No other city in Israel has revolutionized the fabric of its life the way it has been done in Ashdod. The city was established just six decades ago, when a scattered collection of tents were pitched along the beach to accommodate new immigrants from North Africa. Over the years, it has grown to be the fifth-largest city in Israel. About 230,000 Israelis live in Ashdod, half of them immigrants from the former Soviet Union who settled in the city in the last two decades.

I have often been asked by foreign journalists who come to Israel where they could see “the real Israel.” They wanted to know where to go and with whom to talk to get an authentic feeling of the mood prevailing in the country. Over the years, I was more and more inclined to send them to Ashdod. Since, more than any other city in Israel, it represented middle-of-the-road Israel — somewhere in between the spirituality of Jerusalem and the materialistic hedonism of Tel Aviv, the Israel of people without high pretensions who have gathered from all over the world and made their home in Ashdod. I used to explain to my colleagues from abroad that they would not find any extreme ideologies in Ashdod; instead, they would easily meet residents who spoke fluent  French, Moroccan Arabic, Tunisian Arabic or Arabic, not to mention those articulate in Russian. In fact, it may be the only city in Israel where the native languages of its inhabitants are still commonly spoken, more so than the official language of the country.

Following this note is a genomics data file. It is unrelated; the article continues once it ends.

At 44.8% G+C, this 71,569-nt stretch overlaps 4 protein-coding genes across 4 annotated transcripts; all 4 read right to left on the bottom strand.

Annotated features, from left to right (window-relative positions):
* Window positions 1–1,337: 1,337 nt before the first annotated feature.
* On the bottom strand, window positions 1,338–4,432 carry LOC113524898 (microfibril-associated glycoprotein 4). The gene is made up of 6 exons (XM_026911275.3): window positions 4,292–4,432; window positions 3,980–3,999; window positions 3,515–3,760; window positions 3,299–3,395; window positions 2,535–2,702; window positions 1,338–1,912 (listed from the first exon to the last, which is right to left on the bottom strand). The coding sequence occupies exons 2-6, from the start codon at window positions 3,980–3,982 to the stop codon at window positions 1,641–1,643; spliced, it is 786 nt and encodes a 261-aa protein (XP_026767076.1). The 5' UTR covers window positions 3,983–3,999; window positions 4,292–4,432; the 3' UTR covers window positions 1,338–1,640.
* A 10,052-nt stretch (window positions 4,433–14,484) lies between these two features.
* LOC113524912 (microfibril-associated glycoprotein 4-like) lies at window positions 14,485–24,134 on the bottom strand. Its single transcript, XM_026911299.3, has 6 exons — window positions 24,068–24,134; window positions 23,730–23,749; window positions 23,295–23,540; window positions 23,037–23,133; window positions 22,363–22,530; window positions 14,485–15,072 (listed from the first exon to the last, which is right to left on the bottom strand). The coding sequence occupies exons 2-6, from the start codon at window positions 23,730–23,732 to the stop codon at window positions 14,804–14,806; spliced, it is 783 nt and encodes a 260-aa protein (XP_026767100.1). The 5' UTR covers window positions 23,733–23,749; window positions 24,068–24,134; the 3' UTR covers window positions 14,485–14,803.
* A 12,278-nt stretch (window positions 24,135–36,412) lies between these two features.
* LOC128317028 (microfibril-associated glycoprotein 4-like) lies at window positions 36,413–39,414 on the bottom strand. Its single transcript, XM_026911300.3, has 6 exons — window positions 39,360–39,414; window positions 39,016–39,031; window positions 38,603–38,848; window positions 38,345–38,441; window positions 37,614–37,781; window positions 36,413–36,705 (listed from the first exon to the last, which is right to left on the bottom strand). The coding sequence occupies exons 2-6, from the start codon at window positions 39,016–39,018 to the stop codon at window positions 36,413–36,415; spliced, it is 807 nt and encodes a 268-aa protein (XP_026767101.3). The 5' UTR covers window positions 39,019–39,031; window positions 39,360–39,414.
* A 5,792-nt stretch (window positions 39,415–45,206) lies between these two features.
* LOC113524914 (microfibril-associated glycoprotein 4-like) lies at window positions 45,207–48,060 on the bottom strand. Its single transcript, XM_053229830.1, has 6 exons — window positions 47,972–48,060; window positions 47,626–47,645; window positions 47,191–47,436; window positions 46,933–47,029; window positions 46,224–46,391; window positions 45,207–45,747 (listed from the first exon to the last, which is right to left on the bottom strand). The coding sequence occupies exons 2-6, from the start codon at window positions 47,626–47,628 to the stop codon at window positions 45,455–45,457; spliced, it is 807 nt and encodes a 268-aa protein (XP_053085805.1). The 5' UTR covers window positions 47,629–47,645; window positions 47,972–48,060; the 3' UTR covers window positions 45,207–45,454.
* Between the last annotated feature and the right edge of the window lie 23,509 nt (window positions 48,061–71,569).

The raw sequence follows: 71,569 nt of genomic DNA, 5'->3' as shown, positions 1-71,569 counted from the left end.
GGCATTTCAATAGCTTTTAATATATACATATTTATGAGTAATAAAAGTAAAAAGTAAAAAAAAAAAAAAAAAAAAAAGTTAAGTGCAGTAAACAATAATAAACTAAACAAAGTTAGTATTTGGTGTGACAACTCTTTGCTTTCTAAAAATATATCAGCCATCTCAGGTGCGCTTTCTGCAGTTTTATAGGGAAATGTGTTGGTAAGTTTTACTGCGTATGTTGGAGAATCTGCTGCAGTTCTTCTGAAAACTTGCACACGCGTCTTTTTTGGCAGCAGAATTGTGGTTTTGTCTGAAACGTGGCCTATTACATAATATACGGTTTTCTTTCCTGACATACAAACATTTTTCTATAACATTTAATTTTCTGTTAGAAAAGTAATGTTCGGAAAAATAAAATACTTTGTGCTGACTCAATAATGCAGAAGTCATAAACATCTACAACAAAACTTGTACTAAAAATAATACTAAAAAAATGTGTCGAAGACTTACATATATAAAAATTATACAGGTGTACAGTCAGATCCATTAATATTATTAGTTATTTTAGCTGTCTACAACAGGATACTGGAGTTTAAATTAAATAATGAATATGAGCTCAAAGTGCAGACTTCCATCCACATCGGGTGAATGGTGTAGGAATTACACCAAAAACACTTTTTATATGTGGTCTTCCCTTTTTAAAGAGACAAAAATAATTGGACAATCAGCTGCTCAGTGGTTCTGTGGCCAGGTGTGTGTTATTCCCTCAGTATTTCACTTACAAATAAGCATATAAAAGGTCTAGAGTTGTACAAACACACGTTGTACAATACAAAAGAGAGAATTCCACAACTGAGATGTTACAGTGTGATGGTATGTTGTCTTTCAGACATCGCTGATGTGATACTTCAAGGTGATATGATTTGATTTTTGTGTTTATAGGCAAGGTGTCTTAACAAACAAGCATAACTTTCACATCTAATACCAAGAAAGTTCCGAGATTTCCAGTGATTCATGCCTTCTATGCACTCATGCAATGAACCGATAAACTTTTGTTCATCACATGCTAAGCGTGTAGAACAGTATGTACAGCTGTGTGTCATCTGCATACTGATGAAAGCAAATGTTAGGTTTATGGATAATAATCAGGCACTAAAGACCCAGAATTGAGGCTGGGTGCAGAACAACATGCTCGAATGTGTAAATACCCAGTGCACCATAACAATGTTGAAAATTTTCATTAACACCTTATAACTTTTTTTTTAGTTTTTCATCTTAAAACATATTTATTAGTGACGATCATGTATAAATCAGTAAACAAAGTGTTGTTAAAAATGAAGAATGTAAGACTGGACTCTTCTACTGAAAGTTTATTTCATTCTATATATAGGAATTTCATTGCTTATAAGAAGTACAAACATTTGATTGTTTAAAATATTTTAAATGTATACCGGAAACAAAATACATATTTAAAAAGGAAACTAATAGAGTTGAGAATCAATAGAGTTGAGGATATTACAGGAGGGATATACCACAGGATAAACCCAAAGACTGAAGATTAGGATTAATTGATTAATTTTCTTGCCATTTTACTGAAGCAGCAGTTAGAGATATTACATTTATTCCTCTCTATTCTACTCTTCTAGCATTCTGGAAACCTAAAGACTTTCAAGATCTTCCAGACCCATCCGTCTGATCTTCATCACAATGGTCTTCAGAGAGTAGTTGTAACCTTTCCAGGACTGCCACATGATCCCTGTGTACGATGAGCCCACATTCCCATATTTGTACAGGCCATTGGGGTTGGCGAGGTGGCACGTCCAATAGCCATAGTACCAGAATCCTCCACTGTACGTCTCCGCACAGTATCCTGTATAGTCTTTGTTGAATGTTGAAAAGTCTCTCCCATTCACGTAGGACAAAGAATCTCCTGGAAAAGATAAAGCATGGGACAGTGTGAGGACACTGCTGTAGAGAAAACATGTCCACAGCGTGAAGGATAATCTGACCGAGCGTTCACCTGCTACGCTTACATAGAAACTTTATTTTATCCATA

While the Israeli media has lashed out against Lapid, condemning him for his “betrayal” of the middle class, in Ashdod he is seen as a real menace, liable to utterly break the local middle class inhabitants. “Unlike Tel Aviv, we don’t have high-tech enterprises here or an advanced industry,” said Yaniv, a resident of Ashdod who is about to finish his postgraduate studies in political science at Ben-Gurion University of the Negev. “We are stuck here. We have nowhere to go. If you lower the standard of living of the residents, they will simply stop buying; they will stop spending money. And it can bring down the economy of the city.”

Oron, a student at Sapir College, located in the environs of the western Negev town of Sderot, cast his vote for Lapid in the last parliamentary election, like many other Ashdod residents, in the hope that Lapid would tend to the needs of young people like him and his friends who are about to enter the labor market. “I was confident that he would correct the injustice of Israeli economy,” Oron explained. “I believed that he would take from the upper crust and help people like me, who still have no job and no apartment of their own. But what is he doing? He is hitting people like me, of all people. It is disheartening.”